TRACK TROUBLE: LIVE UPDATES ON YOUR COMMUTE DURING THE ‘SUMMER OF HELL’

Trump budget features cuts all over, but for many, the deepest ones are right here at home

NEW YORK — President Donald Trump formally released his new budget proposal on Tuesday, even though he's on the other side of the world, on the first diplomatic trip of his term.

The budget proposal, which is for the fiscal year 2018, features cuts in almost all areas except defense, veterans affairs and border security. That means it hits home hard, according to a wide array of people who'd be affected by its many reductions in spending.

"Life is hard. Life is hard," said Monica Leandro, 48, as she wiped away tears on Tuesday afternoon and described her life situation, and how it could be affected by changes proposed in the White House's budget plan.

"I receive financial assistance so my family has a place to sleep," the Peruvian immigrant told PIX11 News, through a translator. "People like me come here to work hard," she said, "and now I'm not able to receive government benefits if the president stops everything and cuts it off."

Leandro, a mother of two, supports her mother and father on a minimum wage job. PIX11 met her through BronxWorks, an community service organization based here that has the highest rating on the non-profit vetting service Charity Navigator for the services BronxWorks provides to 45,000 children, families and seniors.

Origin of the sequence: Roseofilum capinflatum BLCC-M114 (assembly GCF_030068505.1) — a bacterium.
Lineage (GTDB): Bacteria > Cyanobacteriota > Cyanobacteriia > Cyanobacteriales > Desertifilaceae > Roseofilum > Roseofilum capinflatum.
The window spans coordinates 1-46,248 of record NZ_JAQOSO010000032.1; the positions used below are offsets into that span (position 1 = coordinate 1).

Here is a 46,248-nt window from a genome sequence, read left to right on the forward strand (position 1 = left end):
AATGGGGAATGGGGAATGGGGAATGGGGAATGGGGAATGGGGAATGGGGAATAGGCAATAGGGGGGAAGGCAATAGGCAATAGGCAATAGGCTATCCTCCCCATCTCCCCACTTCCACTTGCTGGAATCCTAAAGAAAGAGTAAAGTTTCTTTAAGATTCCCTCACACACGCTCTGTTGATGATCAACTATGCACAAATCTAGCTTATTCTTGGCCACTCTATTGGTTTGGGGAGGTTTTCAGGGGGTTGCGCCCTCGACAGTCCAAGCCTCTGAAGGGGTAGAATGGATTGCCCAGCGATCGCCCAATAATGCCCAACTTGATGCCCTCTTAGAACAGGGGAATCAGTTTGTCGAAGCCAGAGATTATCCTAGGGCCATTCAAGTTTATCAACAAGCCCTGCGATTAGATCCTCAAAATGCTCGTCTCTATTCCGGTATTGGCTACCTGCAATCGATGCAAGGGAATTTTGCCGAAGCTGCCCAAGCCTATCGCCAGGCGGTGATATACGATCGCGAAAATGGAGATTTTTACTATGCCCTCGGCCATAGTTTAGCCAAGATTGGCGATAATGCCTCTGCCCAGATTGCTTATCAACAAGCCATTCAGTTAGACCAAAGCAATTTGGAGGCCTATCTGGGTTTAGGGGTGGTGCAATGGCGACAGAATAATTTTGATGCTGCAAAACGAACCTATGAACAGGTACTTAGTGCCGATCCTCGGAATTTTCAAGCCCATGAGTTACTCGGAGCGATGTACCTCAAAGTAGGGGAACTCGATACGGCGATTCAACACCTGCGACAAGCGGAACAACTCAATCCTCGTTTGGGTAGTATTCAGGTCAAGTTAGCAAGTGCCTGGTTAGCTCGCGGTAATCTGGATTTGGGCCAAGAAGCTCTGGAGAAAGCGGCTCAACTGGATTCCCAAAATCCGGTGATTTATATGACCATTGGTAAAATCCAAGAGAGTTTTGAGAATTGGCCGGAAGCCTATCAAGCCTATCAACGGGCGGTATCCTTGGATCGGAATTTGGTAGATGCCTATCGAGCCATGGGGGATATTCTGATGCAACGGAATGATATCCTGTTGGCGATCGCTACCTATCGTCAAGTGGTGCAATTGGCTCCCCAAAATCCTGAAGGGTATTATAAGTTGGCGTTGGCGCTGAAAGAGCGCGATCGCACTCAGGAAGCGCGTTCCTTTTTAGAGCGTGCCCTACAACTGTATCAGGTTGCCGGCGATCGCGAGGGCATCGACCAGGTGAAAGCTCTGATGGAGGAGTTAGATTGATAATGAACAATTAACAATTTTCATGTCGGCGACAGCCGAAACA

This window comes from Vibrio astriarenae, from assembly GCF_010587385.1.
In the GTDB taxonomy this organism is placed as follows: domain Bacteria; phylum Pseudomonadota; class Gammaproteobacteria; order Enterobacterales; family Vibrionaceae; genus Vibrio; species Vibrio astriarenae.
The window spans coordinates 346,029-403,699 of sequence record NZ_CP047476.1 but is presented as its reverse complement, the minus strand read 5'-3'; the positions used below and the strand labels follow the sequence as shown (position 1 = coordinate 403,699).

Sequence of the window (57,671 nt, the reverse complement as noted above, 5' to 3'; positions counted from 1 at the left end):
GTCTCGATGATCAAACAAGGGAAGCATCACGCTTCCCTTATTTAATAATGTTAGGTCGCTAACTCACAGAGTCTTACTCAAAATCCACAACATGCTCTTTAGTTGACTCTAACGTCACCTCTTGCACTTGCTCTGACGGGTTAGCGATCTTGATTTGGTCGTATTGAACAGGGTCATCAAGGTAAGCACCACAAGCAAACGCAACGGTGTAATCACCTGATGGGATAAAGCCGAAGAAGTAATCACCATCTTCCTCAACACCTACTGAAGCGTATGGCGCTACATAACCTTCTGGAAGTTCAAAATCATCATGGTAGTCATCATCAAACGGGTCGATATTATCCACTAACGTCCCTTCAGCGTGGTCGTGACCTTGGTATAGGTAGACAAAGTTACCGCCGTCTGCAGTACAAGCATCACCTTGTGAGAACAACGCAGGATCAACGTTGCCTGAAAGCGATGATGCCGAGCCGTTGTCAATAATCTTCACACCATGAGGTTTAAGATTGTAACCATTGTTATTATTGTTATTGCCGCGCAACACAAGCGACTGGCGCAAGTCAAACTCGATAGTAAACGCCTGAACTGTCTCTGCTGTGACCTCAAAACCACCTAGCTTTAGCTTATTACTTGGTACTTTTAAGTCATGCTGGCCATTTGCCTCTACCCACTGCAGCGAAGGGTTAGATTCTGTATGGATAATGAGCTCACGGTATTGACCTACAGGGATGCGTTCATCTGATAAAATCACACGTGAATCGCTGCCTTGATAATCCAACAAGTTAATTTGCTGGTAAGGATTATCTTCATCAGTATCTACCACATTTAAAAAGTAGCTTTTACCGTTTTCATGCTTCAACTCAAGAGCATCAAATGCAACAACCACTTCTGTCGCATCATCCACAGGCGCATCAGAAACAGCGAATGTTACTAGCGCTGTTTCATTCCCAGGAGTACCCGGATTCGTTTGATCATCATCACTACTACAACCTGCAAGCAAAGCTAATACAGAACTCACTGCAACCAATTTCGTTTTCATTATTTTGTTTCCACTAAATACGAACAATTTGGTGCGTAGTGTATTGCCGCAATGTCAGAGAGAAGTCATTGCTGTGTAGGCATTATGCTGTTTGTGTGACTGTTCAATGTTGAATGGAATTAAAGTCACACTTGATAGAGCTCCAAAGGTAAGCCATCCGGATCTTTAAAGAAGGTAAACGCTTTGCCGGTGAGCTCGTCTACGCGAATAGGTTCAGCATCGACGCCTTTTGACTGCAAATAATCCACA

The organization knows firsthand that President Trump's proposed budget, if passed, would have a huge effect in this part of New York.

"These are people who very often are on the edge" of survivability, said Eileen Torres, BronxWorks's executive director. She said that the Trump Administration's proposed cuts to social services programs like SNAP (which is often called food stamps), Medicaid and housing assistance would be "just devastating to the entire family."

Specifically, the Trump budget proposal reduces SNAP by 29 percent; it cuts the Children's Health Insurance Program by 19 percent; it cuts Medicaid by 17 percent.

Some New York City public housing programs would be cut by up to 68 percent, according to the New York City Housing Authority.

In its announcement of the new budget, Office of Management and Budget Director John "Mick" Mulvaney said that it is a responsible proposal. He said the $4 trillion budget is by no means cutting off people who need help.

However, Mulvaney said, “We need people to go to work. If you are on food stamps, we need you to go to work. If you are on disability and you should not be, we need you to go back to work.”

In the end, however, said NYU and College of New Rochelle political science professor Jeanne Zaino, the budget is much more about politics than it is about economics, which is why the budget that passes Congress is likely to look very different from the one that the Trump Administration just proposed.

"The budget director and the president are trying to sell this as a 'people first' budget," Dr. Zaino told PIX11 News. However, she added, the people in the home districts of many members of Congress, as they keep seeing the details of the budget plan, are likely to tell their legislators, '"Absolutely not," she said.